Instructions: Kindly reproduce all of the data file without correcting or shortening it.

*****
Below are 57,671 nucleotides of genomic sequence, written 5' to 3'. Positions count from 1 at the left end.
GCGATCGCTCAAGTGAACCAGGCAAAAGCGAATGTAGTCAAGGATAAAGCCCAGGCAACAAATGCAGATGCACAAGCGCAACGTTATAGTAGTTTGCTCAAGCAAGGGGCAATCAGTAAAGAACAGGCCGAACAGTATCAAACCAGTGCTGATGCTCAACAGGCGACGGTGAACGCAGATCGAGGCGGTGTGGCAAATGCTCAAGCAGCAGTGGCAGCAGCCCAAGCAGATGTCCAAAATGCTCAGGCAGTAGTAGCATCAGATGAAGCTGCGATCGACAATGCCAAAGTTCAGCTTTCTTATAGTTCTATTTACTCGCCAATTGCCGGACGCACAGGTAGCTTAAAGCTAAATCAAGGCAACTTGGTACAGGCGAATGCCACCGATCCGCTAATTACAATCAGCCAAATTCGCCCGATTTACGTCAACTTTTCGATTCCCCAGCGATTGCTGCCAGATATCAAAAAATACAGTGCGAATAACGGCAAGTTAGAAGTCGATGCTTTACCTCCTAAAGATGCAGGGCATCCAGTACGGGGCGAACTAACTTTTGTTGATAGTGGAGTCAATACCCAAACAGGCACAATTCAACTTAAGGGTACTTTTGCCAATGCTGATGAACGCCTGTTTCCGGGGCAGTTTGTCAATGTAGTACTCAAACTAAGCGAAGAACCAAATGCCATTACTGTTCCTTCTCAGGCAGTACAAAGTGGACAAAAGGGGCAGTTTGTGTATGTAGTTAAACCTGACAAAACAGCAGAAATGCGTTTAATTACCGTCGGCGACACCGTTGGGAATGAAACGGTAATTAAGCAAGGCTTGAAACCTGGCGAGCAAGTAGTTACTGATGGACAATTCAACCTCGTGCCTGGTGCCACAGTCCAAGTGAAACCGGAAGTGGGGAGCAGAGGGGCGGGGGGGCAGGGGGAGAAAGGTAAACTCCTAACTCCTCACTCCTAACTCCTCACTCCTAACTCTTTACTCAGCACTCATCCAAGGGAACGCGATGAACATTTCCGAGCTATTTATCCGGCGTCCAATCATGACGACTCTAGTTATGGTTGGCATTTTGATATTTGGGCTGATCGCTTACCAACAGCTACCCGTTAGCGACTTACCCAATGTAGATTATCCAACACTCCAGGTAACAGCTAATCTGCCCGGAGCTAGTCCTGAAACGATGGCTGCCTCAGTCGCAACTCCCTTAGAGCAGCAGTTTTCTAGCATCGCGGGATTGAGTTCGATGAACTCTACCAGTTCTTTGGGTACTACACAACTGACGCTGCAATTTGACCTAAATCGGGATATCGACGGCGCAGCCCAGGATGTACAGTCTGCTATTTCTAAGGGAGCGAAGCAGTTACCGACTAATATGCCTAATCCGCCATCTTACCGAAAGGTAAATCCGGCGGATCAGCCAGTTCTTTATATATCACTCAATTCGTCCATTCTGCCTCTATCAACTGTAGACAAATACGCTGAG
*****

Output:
Below are 57,671 nucleotides of genomic sequence, written 5' to 3'. Positions count from 1 at the left end.
GCGATCGCTCAAGTGAACCAGGCAAAAGCGAATGTAGTCAAGGATAAAGCCCAGGCAACAAATGCAGATGCACAAGCGCAACGTTATAGTAGTTTGCTCAAGCAAGGGGCAATCAGTAAAGAACAGGCCGAACAGTATCAAACCAGTGCTGATGCTCAACAGGCGACGGTGAACGCAGATCGAGGCGGTGTGGCAAATGCTCAAGCAGCAGTGGCAGCAGCCCAAGCAGATGTCCAAAATGCTCAGGCAGTAGTAGCATCAGATGAAGCTGCGATCGACAATGCCAAAGTTCAGCTTTCTTATAGTTCTATTTACTCGCCAATTGCCGGACGCACAGGTAGCTTAAAGCTAAATCAAGGCAACTTGGTACAGGCGAATGCCACCGATCCGCTAATTACAATCAGCCAAATTCGCCCGATTTACGTCAACTTTTCGATTCCCCAGCGATTGCTGCCAGATATCAAAAAATACAGTGCGAATAACGGCAAGTTAGAAGTCGATGCTTTACCTCCTAAAGATGCAGGGCATCCAGTACGGGGCGAACTAACTTTTGTTGATAGTGGAGTCAATACCCAAACAGGCACAATTCAACTTAAGGGTACTTTTGCCAATGCTGATGAACGCCTGTTTCCGGGGCAGTTTGTCAATGTAGTACTCAAACTAAGCGAAGAACCAAATGCCATTACTGTTCCTTCTCAGGCAGTACAAAGTGGACAAAAGGGGCAGTTTGTGTATGTAGTTAAACCTGACAAAACAGCAGAAATGCGTTTAATTACCGTCGGCGACACCGTTGGGAATGAAACGGTAATTAAGCAAGGCTTGAAACCTGGCGAGCAAGTAGTTACTGATGGACAATTCAACCTCGTGCCTGGTGCCACAGTCCAAGTGAAACCGGAAGTGGGGAGCAGAGGGGCGGGGGGGCAGGGGGAGAAAGGTAAACTCCTAACTCCTCACTCCTAACTCCTCACTCCTAACTCTTTACTCAGCACTCATCCAAGGGAACGCGATGAACATTTCCGAGCTATTTATCCGGCGTCCAATCATGACGACTCTAGTTATGGTTGGCATTTTGATATTTGGGCTGATCGCTTACCAACAGCTACCCGTTAGCGACTTACCCAATGTAGATTATCCAACACTCCAGGTAACAGCTAATCTGCCCGGAGCTAGTCCTGAAACGATGGCTGCCTCAGTCGCAACTCCCTTAGAGCAGCAGTTTTCTAGCATCGCGGGATTGAGTTCGATGAACTCTACCAGTTCTTTGGGTACTACACAACTGACGCTGCAATTTGACCTAAATCGGGATATCGACGGCGCAGCCCAGGATGTACAGTCTGCTATTTCTAAGGGAGCGAAGCAGTTACCGACTAATATGCCTAATCCGCCATCTTACCGAAAGGTAAATCCGGCGGATCAGCCAGTTCTTTATATATCACTCAATTCGTCCATTCTGCCTCTATCAACTGTAGACAAATACGCTGAG